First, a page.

According to the Canadian Real Estate Association, a shortage of residential real estate has been in effect since the beginning of 2022, which has continued to set record property prices. But, sellers need to familiarize themselves with the average commission rates in order to make the most from their home sales.
Average Real Estate Commission in Canada
The average real estate agent commission ranges between 3% and 7% depending on the type of property. Typically, sellers can expect to pay around 5% fixed percentage commission on the sale of a residential real estate, although this number can vary depending on many factors.
Commission fees don’t have to be split evenly, it’s industry standard to grant 50% to the buyer’s as well as the seller’s real estate agent.
Keep in mind that the real estate percentage commission isn’t added to the final price of the property, but it comes out of this total instead. Additionally, just like buyers have to cover closing costs, remember that sellers also need to pay for legal expenses and other services.
If you’ve already established a commission for the sale of your home, it’ll be difficult to negotiate a lower fee with the same agent unless you’re working with an open listing, which is rare in its own right.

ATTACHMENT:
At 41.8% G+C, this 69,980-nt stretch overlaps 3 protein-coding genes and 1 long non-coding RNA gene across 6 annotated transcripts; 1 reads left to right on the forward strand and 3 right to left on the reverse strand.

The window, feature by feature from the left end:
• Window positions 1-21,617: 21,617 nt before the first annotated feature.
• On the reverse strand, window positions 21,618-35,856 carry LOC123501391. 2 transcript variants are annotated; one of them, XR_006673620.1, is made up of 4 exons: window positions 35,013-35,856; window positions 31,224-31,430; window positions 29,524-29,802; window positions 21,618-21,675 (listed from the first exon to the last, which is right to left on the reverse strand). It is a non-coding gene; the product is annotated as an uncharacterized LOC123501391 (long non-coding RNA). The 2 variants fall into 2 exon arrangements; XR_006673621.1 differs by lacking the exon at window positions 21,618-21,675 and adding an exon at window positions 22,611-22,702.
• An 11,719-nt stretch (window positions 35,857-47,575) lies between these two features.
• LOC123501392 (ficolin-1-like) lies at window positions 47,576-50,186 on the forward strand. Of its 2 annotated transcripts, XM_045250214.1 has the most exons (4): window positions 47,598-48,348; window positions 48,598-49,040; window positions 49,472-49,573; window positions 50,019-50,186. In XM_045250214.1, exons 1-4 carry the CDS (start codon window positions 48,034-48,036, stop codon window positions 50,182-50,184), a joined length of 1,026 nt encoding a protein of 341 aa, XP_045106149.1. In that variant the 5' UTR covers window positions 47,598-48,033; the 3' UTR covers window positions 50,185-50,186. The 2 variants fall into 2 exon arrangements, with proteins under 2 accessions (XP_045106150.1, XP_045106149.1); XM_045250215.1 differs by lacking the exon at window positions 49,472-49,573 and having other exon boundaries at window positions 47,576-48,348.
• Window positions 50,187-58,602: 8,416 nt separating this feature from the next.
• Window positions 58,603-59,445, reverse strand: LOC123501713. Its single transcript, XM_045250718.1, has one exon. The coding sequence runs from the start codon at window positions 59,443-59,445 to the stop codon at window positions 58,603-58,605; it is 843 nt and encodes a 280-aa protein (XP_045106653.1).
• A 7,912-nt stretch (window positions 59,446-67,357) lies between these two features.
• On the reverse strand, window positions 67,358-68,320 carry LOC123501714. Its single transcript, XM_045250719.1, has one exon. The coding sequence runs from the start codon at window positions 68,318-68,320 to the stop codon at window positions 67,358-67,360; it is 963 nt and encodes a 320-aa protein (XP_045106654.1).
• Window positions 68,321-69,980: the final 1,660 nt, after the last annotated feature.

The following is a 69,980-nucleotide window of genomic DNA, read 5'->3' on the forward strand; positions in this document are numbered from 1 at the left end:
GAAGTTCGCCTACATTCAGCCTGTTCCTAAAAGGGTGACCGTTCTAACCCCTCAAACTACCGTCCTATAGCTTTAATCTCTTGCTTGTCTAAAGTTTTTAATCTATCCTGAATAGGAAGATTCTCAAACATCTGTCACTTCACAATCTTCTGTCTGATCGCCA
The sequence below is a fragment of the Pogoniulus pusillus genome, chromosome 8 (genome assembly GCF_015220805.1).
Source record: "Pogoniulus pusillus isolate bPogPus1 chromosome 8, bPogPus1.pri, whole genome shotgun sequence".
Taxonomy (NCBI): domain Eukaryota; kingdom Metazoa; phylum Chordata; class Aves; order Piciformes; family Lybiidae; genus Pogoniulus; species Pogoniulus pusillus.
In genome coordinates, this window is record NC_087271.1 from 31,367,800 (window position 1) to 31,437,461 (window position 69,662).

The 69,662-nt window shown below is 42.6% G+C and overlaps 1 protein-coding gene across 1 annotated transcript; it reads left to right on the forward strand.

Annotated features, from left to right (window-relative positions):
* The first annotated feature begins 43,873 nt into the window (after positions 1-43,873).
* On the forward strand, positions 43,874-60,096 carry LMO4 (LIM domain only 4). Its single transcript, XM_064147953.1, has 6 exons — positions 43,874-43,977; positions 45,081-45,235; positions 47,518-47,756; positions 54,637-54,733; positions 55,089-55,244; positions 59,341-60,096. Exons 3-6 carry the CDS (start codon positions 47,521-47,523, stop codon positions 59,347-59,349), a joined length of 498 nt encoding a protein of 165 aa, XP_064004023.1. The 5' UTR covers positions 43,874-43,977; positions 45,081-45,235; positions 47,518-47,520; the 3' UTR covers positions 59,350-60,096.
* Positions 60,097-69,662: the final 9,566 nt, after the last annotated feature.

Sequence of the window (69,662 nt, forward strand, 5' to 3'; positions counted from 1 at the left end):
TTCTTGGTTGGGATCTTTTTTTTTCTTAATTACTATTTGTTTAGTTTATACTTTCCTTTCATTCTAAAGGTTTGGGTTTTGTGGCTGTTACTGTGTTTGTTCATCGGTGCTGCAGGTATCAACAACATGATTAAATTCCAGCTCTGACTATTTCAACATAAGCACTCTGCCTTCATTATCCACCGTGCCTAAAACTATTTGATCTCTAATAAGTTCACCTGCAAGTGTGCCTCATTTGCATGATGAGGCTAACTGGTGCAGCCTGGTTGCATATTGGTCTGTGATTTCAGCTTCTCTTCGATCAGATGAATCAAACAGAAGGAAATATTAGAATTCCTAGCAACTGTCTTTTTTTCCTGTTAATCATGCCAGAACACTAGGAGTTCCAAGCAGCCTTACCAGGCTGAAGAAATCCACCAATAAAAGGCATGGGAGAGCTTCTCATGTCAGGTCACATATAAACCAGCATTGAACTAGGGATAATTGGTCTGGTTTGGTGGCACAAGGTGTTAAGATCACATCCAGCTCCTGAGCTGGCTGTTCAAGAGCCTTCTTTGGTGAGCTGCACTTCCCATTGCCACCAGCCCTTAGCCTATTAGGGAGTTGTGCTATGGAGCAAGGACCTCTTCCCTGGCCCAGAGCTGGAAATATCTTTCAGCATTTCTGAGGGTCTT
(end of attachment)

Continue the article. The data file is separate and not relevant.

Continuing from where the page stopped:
Sellers that want to reduce the amount of commission can opt to work with platforms like Justo from the start. Justo’s innovative system allows sellers to list their homes within minutes and pay commission rates as low as 2.5%.
The “House for Sale by Owner” Route
Now, it’s technically possible to avoid paying a real estate agent commission on your property sale if you don’t use an agent.
This is often referred to as the “house for sale by owner” route and it comes with a unique set of challenges. It’s true that you may save thousands of dollars, but you should also be prepared to do a significant amount of work in order to get your real estate sold.
Sellers who choose to sell without an agent should still hire an appraiser. Plus, reaching out to real estate brokerages in order to get the properties in multiple listing service or MLS platforms is also a great idea.